3 articles published in JoVE
In Situ Soil Moisture Sensors in Undisturbed Soils Todd G. Caldwell1, Michael H. Cosh2, Steven R. Evett3, Nathan Edwards4, Heather Hofman5, Bradley G. Illston6, Tilden Meyers7, Marina Skumanich8, Kent Sutcliffe9 1Nevada Water Science Center, U.S. Geological Survey, 2Agricultural Research Service, Hydrology and Remote Sensing Lab., U.S. Department of Agriculture, 3Agricultural Research Service, Conservation and Production Research Lab., U.S. Department of Agriculture, 4South Dakota State University, 5National Water and Climate Center, U.S. Department of Agriculture, 6University of Oklahoma, 7Air Resources Lab, National Oceanic and Atmospheric Administration, 8National Integrated Drought Information System, National Oceanic and Atmospheric Administration, 9Snow Survey Staff, U.S. Department of Agriculture The determination of soil water content is a critical mission requirement for many state and federal agencies. This protocol synthesizes multi-agency efforts to measure soil water content using buried in situ sensors.
Protocol for Assessing the Relative Effects of Environment and Genetics on Antler and Body Growth for a Long-lived Cervid Eric S. Michel1,2, Emily B. Flinn1, Stephen Demarais1, Bronson K. Strickland1, Guiming Wang1, Chad M. Dacus3 1Department of Wildlife, Fisheries and Aquaculture, Mississippi State University, 2Department of Natural Resource Management, South Dakota State University, 3Mississippi Department of Wildlife, Fisheries and Parks Phenotypic differences among cervid populations may be related to population-level genetics or nutrition; discerning which is difficult in the wild. This protocol describes how we designed a controlled study where nutritional variation was eliminated. We found that phenotypic variation of male white-tailed deer was more limited by nutrition than genetics.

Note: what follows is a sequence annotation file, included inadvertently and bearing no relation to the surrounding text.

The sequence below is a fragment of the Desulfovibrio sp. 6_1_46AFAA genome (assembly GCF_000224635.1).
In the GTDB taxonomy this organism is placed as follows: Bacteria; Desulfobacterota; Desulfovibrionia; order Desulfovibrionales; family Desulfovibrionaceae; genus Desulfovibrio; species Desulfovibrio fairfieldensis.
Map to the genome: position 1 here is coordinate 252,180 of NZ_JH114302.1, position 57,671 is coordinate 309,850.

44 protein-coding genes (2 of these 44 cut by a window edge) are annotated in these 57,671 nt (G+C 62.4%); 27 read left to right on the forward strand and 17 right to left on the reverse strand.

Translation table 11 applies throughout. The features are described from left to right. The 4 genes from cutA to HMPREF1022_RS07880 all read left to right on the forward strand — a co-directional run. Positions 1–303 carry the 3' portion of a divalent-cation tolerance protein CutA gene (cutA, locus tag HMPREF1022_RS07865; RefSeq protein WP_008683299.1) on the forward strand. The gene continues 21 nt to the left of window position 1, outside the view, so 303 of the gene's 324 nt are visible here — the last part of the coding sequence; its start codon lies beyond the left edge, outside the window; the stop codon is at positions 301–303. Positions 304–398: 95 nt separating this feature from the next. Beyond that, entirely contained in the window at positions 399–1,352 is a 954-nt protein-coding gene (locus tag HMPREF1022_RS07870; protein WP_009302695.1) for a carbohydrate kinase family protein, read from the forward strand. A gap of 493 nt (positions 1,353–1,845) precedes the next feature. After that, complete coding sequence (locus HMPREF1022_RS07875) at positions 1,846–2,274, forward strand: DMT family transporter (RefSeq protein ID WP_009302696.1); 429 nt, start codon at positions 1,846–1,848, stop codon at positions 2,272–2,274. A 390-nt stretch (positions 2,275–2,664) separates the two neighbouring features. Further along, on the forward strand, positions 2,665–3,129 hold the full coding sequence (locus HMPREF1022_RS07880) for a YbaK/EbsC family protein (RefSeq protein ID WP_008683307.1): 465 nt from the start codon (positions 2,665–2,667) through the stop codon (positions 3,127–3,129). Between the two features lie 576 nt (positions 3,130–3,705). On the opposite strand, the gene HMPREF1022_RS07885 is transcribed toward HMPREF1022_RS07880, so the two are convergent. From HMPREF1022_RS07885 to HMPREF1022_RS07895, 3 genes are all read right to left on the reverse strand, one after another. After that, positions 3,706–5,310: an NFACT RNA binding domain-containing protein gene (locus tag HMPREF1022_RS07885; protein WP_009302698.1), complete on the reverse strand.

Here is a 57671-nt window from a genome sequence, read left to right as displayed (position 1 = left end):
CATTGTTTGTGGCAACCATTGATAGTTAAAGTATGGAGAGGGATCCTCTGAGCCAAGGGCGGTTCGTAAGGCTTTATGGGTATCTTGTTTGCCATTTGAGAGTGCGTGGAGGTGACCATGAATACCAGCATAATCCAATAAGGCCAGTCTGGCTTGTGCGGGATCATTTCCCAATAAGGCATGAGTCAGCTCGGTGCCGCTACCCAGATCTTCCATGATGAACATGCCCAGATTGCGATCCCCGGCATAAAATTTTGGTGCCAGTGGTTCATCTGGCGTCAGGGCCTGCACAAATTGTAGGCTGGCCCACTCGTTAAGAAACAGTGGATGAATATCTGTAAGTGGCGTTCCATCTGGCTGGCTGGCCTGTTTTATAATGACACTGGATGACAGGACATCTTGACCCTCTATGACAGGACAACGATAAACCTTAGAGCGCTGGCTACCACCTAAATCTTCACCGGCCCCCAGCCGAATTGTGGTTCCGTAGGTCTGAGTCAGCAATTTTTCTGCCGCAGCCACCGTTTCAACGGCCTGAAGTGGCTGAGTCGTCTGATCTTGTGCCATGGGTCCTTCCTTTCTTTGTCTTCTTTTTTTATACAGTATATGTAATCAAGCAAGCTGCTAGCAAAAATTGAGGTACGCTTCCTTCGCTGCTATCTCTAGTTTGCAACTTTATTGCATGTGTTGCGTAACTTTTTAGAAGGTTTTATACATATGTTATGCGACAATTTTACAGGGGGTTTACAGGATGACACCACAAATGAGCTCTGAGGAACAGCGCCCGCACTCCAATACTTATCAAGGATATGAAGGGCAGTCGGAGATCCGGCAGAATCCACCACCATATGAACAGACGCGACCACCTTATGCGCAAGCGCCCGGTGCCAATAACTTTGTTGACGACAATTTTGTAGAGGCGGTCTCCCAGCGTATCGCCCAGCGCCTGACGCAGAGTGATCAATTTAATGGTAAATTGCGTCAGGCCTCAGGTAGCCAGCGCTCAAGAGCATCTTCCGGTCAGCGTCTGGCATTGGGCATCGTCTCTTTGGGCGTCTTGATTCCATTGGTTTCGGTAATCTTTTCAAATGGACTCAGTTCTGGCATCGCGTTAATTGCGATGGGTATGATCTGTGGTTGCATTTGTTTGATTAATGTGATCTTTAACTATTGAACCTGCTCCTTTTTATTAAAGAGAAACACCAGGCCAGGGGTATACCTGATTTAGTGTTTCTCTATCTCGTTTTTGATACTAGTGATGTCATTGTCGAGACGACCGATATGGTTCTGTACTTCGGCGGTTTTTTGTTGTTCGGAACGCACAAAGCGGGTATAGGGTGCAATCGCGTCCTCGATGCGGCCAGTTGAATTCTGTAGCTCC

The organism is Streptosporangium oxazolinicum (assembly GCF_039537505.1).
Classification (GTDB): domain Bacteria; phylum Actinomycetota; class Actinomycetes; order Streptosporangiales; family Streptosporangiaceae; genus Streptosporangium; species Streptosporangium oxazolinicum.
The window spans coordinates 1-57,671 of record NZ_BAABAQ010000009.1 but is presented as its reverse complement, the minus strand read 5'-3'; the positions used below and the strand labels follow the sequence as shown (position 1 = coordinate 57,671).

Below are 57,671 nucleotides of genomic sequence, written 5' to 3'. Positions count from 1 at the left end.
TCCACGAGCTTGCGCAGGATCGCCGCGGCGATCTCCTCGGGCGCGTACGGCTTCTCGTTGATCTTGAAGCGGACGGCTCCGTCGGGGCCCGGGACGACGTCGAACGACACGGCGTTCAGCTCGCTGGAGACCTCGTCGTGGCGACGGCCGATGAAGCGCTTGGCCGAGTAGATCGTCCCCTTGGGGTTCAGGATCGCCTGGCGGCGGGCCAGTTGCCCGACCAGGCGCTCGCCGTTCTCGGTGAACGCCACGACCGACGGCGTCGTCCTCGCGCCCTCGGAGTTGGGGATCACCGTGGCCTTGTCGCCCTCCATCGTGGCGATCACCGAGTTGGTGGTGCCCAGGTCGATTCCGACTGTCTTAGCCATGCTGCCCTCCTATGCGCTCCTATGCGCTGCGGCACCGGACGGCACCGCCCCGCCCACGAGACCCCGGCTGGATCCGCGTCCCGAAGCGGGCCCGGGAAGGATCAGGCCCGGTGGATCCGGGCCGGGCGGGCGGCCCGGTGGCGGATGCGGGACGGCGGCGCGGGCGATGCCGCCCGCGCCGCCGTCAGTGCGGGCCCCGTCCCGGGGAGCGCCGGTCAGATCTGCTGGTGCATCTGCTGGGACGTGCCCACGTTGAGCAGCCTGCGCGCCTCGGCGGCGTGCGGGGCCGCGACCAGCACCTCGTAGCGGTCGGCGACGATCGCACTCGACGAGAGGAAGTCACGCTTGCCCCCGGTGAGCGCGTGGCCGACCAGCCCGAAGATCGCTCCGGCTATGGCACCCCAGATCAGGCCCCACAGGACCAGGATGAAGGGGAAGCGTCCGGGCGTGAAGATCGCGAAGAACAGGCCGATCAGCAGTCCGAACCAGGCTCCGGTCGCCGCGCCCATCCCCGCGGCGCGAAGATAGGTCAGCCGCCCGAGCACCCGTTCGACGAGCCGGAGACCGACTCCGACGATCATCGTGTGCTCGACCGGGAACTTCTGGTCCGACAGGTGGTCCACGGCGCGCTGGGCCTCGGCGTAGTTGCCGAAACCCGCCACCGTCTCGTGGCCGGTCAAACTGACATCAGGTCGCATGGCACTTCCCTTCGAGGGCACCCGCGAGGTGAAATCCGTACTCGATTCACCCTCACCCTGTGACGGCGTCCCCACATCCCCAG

How to Create Conditioned Taste Aversion for Grazing Ground Covers in Woody Crops with Small Ruminants Carmen L. Manuelian1, Elena Albanell1, Maristela Rovai1,2, Gerardo Caja1 1Group of Ruminant Research (G2R), Department of Animal and Food Science, Universitat Autònoma de Barcelona, 2Dairy Science Department, South Dakota State University Feeding behavior preferences in livestock can be modified to implement a grazing management plan in woody crops. Here, we present a protocol to show a lithium chloride dose after eating a new plant that induces conditioned taste aversion.